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  15.  8
    A Pragmatic Trial for Emergency Medical Service Providers’ Prehospital Response to Suidality: Consent Is Not Essential, but Limited Patient Engagement May Be Meaningful.Neal W. Dickert - 2019 - American Journal of Bioethics 19 (10):105-107.
    Volume 19, Issue 10, October 2019, Page 105-107.
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  16.  6
    Experimenting with modifications to consent forms in comparative effectiveness research: understanding the impact of language about financial implications and key information.Neal W. Dickert, Yi-An Ko, Ofer Sadan, Andrea R. Mitchell, Gabriel Najarro, Candace D. Speight & Nyiramugisha K. Niyibizi - 2022 - BMC Medical Ethics 23 (1):1-10.
    BackgroundInformed consent forms are intended to facilitate research enrollment decisions. However, the technical language in institutional templates can be unfamiliar and confusing for decision-makers. Standardized language describing financial implications of participation, namely compensation for injury and costs of care associated with participating, can be complex and could be a deterrent for potential participants. This standardized language may also be misleading in the context of comparative effectiveness trials of standard care interventions, in which costs and risk of injury associated with participating (...)
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  17.  2
    Focusing on Partnership in the Context of Limited Decision-Making Capacity.Neal W. Dickert - 2019 - Journal of Law, Medicine and Ethics 47 (4):758-759.
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  18.  14
    Response to Open Peer Commentaries on “Partnering with Patients to Bridge Gaps in Consent for Acute Care Research”.Neal W. Dickert, A. Michelle Bernard, JoAnne M. Brabson, Rodney J. Hunter, Regina McLemore, Andrea R. Mitchell, Stephen Palmer, Barbara Reed, Michele Riedford, Raymond T. Simpson, Candace D. Speight, Tracie Steadman & Rebecca D. Pentz - 2020 - American Journal of Bioethics 20 (8):W12-W13.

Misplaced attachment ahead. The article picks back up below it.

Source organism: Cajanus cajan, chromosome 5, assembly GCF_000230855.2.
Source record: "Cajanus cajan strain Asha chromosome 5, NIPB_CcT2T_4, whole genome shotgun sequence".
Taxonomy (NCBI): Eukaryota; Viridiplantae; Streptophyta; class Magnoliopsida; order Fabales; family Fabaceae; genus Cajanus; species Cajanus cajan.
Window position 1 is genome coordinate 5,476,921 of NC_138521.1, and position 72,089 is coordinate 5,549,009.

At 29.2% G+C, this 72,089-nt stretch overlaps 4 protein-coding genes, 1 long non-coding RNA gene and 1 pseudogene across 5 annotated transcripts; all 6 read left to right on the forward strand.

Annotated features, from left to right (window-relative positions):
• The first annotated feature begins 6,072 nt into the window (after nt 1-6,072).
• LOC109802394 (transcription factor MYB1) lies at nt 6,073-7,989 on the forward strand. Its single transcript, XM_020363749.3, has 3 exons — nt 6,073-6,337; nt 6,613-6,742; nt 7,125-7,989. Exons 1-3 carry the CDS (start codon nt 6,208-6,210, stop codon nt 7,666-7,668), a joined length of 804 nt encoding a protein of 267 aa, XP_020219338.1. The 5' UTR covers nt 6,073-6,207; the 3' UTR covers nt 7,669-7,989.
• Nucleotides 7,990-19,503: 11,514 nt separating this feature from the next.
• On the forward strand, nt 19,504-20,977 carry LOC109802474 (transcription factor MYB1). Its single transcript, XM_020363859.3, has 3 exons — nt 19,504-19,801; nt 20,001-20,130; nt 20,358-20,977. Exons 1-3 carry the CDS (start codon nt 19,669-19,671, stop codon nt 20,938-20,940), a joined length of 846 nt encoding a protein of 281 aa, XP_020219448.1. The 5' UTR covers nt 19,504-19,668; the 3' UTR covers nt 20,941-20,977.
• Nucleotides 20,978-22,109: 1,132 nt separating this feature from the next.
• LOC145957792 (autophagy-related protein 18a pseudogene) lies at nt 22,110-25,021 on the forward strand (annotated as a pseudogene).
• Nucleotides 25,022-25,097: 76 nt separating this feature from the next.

Volume 20, Issue 8, August 2020, Page W12-W13.
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  19.  33
    Does experience matter? Implications for community consultation for research in emergency settings.Victoria M. Scicluna, Mohammed K. Ali, Rebecca D. Pentz, David W. Wright & Neal W. Dickert - 2017 - AJOB Empirical Bioethics 8 (2):75-81.
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  20.  27
    Uninformed refusals: objections to enrolment in clinical trials conducted under an Exception from Informed Consent for emergency research.Victoria Vorholt & Neal W. Dickert - 2019 - Journal of Medical Ethics 45 (1):18-21.
    Clinical trials in emergency situations present unique challenges, because they involve enrolling individuals who lack capacity to consent in the context of acute illness or injury. The US Department of Health and Human Services and Food and Drug Administration regulations allowing an Exception from Informed Consent in these circumstances contain requirements for community consultation, public disclosure and restrictions on study risks and benefits. In this paper, we analyse an issue raised in the regulations that has received little attention or analysis (...)